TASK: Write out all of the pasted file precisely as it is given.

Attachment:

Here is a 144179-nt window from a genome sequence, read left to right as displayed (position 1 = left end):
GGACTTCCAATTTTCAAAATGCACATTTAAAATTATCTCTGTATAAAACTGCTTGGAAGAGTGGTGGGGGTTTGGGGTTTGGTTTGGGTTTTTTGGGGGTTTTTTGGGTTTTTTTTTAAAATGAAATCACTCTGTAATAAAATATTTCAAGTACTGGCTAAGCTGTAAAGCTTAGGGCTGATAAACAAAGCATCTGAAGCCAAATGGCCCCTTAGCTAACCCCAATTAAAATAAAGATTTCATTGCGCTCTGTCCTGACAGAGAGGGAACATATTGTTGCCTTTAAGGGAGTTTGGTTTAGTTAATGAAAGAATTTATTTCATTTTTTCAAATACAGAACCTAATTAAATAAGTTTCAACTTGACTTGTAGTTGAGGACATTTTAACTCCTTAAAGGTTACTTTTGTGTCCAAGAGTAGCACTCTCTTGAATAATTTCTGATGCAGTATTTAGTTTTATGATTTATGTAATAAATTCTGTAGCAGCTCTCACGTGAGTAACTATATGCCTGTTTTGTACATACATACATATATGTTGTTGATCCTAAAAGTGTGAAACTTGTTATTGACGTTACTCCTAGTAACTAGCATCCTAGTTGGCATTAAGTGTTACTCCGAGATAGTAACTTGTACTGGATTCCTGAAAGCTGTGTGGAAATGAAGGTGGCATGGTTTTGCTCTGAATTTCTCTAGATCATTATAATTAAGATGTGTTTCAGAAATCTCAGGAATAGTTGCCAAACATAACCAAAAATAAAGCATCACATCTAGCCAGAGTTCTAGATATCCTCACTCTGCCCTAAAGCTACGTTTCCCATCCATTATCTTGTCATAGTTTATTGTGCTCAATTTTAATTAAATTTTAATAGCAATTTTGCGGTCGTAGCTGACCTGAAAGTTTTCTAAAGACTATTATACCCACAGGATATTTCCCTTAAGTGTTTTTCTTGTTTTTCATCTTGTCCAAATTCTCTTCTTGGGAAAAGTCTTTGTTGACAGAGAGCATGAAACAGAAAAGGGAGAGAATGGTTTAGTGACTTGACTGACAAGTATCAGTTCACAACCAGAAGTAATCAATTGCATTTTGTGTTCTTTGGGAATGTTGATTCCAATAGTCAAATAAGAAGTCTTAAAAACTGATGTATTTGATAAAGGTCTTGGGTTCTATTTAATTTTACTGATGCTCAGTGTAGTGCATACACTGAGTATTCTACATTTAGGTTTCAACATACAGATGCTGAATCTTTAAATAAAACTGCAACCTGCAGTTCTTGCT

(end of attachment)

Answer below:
Here is a 144179-nt window from a genome sequence, read left to right as displayed (position 1 = left end):
GGACTTCCAATTTTCAAAATGCACATTTAAAATTATCTCTGTATAAAACTGCTTGGAAGAGTGGTGGGGGTTTGGGGTTTGGTTTGGGTTTTTTGGGGGTTTTTTGGGTTTTTTTTTAAAATGAAATCACTCTGTAATAAAATATTTCAAGTACTGGCTAAGCTGTAAAGCTTAGGGCTGATAAACAAAGCATCTGAAGCCAAATGGCCCCTTAGCTAACCCCAATTAAAATAAAGATTTCATTGCGCTCTGTCCTGACAGAGAGGGAACATATTGTTGCCTTTAAGGGAGTTTGGTTTAGTTAATGAAAGAATTTATTTCATTTTTTCAAATACAGAACCTAATTAAATAAGTTTCAACTTGACTTGTAGTTGAGGACATTTTAACTCCTTAAAGGTTACTTTTGTGTCCAAGAGTAGCACTCTCTTGAATAATTTCTGATGCAGTATTTAGTTTTATGATTTATGTAATAAATTCTGTAGCAGCTCTCACGTGAGTAACTATATGCCTGTTTTGTACATACATACATATATGTTGTTGATCCTAAAAGTGTGAAACTTGTTATTGACGTTACTCCTAGTAACTAGCATCCTAGTTGGCATTAAGTGTTACTCCGAGATAGTAACTTGTACTGGATTCCTGAAAGCTGTGTGGAAATGAAGGTGGCATGGTTTTGCTCTGAATTTCTCTAGATCATTATAATTAAGATGTGTTTCAGAAATCTCAGGAATAGTTGCCAAACATAACCAAAAATAAAGCATCACATCTAGCCAGAGTTCTAGATATCCTCACTCTGCCCTAAAGCTACGTTTCCCATCCATTATCTTGTCATAGTTTATTGTGCTCAATTTTAATTAAATTTTAATAGCAATTTTGCGGTCGTAGCTGACCTGAAAGTTTTCTAAAGACTATTATACCCACAGGATATTTCCCTTAAGTGTTTTTCTTGTTTTTCATCTTGTCCAAATTCTCTTCTTGGGAAAAGTCTTTGTTGACAGAGAGCATGAAACAGAAAAGGGAGAGAATGGTTTAGTGACTTGACTGACAAGTATCAGTTCACAACCAGAAGTAATCAATTGCATTTTGTGTTCTTTGGGAATGTTGATTCCAATAGTCAAATAAGAAGTCTTAAAAACTGATGTATTTGATAAAGGTCTTGGGTTCTATTTAATTTTACTGATGCTCAGTGTAGTGCATACACTGAGTATTCTACATTTAGGTTTCAACATACAGATGCTGAATCTTTAAATAAAACTGCAACCTGCAGTTCTTGCT